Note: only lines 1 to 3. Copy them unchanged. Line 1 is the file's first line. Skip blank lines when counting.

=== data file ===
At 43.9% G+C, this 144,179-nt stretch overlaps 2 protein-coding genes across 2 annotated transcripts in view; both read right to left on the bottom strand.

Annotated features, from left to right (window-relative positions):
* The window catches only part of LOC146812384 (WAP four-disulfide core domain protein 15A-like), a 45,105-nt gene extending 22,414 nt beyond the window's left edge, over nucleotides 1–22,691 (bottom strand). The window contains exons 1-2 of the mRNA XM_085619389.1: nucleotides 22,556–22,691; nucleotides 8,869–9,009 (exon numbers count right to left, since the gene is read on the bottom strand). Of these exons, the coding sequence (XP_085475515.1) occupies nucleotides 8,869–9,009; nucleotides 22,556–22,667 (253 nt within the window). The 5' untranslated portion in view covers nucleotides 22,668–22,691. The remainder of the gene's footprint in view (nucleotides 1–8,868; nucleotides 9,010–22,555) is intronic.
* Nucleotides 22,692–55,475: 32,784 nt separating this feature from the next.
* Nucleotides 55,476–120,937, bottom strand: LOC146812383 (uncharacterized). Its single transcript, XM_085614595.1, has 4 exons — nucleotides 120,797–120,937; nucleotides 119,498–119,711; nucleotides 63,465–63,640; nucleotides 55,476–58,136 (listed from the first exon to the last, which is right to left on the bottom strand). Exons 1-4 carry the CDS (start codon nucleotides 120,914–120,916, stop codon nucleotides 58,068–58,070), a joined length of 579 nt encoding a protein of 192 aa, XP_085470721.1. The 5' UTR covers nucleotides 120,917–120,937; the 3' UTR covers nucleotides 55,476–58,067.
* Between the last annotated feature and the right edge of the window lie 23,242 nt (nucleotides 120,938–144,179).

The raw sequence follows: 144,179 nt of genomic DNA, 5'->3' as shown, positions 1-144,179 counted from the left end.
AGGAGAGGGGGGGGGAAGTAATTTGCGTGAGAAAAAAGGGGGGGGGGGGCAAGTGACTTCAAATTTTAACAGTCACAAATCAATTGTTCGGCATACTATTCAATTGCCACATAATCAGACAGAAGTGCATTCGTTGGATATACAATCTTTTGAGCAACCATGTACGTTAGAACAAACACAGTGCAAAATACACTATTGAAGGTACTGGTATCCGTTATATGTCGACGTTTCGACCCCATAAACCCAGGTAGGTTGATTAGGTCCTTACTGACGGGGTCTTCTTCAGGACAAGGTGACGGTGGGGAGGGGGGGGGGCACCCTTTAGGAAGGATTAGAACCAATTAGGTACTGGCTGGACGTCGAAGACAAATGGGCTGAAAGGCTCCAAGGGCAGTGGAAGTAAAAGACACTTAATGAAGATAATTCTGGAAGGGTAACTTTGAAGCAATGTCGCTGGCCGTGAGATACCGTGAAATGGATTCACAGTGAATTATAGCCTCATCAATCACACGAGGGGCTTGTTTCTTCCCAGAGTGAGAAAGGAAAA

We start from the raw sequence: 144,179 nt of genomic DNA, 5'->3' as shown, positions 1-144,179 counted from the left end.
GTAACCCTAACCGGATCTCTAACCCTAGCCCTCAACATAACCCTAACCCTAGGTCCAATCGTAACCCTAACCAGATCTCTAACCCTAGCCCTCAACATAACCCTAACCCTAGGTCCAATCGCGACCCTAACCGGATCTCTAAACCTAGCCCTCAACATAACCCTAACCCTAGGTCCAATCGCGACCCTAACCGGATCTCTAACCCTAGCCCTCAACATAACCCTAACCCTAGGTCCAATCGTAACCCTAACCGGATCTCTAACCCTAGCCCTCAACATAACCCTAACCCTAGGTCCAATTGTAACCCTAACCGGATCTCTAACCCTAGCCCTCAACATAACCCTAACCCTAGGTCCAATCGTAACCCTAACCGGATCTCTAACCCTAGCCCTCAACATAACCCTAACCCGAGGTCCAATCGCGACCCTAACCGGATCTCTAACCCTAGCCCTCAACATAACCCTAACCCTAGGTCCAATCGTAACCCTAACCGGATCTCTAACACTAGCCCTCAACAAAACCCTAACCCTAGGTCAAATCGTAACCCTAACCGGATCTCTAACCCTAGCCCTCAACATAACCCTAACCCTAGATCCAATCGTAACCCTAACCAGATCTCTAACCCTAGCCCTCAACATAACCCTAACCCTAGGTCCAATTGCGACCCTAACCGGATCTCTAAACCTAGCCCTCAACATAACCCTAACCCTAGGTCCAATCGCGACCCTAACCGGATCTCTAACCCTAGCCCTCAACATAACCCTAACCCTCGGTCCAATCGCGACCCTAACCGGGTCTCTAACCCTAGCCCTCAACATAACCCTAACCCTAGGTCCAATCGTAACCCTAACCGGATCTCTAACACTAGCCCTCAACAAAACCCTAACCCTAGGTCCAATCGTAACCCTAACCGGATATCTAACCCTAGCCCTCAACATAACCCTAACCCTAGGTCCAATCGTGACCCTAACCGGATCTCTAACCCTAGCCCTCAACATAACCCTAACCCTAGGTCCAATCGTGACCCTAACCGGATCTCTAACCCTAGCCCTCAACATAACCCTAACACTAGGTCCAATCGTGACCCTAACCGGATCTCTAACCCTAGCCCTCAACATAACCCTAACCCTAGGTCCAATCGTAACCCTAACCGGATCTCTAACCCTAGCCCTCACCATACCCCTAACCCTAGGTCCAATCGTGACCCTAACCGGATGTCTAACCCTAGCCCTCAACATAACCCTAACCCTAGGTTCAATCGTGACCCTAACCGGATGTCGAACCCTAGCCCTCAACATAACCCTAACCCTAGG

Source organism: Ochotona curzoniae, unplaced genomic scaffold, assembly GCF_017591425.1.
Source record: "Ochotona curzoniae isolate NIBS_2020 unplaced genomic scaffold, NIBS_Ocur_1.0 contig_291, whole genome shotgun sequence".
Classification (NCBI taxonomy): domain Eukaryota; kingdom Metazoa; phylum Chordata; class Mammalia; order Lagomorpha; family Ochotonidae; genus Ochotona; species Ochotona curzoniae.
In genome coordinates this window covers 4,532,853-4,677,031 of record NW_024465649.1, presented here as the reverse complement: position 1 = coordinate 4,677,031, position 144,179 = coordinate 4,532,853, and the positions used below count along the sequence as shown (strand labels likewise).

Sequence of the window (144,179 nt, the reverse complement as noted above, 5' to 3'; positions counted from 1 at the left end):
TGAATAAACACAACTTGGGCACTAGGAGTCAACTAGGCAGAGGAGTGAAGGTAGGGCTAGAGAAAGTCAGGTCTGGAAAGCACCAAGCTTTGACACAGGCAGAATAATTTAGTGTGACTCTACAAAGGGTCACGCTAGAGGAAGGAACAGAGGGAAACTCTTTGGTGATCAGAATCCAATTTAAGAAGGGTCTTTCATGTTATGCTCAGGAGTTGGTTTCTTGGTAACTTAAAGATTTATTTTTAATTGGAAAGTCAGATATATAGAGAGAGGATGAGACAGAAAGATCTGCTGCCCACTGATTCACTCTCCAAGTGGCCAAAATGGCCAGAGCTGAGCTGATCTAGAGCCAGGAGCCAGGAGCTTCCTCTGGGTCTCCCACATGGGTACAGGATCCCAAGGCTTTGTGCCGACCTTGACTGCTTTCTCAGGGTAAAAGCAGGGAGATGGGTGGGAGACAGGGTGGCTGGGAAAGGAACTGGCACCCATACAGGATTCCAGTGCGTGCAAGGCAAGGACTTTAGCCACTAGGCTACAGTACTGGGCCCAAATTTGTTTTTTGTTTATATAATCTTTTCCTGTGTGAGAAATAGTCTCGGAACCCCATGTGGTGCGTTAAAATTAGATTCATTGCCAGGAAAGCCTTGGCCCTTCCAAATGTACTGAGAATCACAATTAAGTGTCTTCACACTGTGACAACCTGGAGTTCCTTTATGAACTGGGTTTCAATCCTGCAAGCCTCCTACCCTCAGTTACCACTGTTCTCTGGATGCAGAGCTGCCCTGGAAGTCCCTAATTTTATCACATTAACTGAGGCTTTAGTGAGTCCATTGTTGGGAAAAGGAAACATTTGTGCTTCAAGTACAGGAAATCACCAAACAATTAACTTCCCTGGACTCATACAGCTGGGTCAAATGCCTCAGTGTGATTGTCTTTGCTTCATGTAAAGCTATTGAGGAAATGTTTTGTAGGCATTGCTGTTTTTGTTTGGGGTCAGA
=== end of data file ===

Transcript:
At 43.9% G+C, this 144,179-nt stretch overlaps 2 protein-coding genes across 2 annotated transcripts in view; both read right to left on the bottom strand.

Annotated features, from left to right (window-relative positions):
* The window catches only part of LOC146812384 (WAP four-disulfide core domain protein 15A-like), a 45,105-nt gene extending 22,414 nt beyond the window's left edge, over nucleotides 1–22,691 (bottom strand). The window contains exons 1-2 of the mRNA XM_085619389.1: nucleotides 22,556–22,691; nucleotides 8,869–9,009 (exon numbers count right to left, since the gene is read on the bottom strand). Of these exons, the coding sequence (XP_085475515.1) occupies nucleotides 8,869–9,009; nucleotides 22,556–22,667 (253 nt within the window). The 5' untranslated portion in view covers nucleotides 22,668–22,691. The remainder of the gene's footprint in view (nucleotides 1–8,868; nucleotides 9,010–22,555) is intronic.